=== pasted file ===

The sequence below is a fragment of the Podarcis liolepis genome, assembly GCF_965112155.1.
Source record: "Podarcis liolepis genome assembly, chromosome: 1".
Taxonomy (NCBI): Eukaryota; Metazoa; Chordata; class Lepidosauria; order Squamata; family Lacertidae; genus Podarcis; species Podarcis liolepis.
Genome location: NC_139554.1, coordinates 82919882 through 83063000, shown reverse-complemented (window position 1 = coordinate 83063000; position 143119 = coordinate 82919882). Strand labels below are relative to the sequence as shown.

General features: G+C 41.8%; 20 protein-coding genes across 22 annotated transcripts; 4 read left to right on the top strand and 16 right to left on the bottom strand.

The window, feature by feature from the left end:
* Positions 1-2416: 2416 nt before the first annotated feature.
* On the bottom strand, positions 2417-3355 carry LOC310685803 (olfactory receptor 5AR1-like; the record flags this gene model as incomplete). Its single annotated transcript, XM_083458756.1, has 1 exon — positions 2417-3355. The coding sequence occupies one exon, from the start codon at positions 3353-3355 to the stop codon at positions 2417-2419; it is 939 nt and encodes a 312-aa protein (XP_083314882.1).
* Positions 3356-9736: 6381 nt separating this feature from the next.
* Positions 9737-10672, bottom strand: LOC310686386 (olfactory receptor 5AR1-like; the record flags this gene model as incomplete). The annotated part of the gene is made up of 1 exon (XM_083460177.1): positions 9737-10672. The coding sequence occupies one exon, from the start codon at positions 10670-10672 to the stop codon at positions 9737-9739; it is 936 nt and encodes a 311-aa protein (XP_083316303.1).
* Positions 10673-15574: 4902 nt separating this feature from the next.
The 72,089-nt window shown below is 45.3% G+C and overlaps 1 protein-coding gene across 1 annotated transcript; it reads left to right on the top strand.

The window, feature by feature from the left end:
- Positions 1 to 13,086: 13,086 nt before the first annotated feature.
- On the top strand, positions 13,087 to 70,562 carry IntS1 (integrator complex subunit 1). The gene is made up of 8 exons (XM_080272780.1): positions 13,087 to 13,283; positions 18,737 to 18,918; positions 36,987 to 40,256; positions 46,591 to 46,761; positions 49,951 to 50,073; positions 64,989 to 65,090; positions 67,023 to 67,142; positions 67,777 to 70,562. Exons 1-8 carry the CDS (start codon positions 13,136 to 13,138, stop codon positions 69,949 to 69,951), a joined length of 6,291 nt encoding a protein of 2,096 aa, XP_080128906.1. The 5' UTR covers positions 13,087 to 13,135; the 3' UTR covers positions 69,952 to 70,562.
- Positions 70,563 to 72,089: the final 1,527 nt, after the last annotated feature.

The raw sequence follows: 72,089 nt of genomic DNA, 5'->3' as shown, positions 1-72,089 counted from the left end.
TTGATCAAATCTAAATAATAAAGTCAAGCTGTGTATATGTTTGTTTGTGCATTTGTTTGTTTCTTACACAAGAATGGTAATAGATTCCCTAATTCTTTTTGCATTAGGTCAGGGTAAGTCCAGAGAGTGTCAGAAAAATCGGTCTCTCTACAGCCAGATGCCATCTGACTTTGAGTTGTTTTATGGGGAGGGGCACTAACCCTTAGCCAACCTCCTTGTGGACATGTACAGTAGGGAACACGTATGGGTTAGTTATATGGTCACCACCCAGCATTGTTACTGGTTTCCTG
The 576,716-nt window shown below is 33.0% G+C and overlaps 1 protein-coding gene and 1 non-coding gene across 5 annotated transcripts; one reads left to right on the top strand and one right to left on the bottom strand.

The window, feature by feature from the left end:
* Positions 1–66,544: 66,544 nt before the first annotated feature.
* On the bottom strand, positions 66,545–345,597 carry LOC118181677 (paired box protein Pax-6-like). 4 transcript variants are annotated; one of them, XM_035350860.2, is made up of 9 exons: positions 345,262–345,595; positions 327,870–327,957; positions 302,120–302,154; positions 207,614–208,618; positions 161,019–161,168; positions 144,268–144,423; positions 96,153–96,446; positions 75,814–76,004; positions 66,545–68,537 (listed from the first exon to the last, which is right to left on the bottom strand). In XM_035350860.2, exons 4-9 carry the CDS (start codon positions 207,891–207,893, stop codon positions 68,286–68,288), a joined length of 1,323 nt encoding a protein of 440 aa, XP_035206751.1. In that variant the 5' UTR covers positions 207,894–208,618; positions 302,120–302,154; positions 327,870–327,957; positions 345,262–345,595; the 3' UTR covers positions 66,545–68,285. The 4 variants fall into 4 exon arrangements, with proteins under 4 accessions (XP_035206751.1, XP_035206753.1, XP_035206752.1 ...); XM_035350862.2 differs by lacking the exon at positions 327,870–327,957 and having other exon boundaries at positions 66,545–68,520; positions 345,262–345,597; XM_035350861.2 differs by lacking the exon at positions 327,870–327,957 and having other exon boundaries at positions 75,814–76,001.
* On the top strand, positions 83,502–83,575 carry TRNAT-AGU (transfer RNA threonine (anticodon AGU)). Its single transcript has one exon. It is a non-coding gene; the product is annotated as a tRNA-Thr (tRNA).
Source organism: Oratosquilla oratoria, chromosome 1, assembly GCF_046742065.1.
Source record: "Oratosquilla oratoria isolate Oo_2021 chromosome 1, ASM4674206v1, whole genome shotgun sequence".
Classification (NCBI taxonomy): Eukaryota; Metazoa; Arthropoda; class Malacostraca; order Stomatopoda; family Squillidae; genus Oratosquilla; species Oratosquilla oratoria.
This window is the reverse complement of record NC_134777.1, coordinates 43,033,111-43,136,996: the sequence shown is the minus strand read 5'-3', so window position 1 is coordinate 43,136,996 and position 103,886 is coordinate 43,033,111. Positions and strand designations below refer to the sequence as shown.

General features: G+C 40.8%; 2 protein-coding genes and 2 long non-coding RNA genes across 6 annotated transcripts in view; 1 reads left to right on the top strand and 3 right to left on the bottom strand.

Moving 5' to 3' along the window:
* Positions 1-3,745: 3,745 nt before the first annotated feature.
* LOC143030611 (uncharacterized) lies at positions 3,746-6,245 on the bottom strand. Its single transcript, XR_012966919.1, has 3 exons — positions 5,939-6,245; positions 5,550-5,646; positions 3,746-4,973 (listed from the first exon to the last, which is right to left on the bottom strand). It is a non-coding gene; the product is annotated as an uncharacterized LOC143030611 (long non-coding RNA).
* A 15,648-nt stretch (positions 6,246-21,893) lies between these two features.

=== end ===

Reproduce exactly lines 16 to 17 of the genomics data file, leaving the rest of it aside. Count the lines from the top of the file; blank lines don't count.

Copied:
- Positions 70,563 to 72,089: the final 1,527 nt, after the last annotated feature.

The raw sequence follows: 72,089 nt of genomic DNA, 5'->3' as shown, positions 1-72,089 counted from the left end.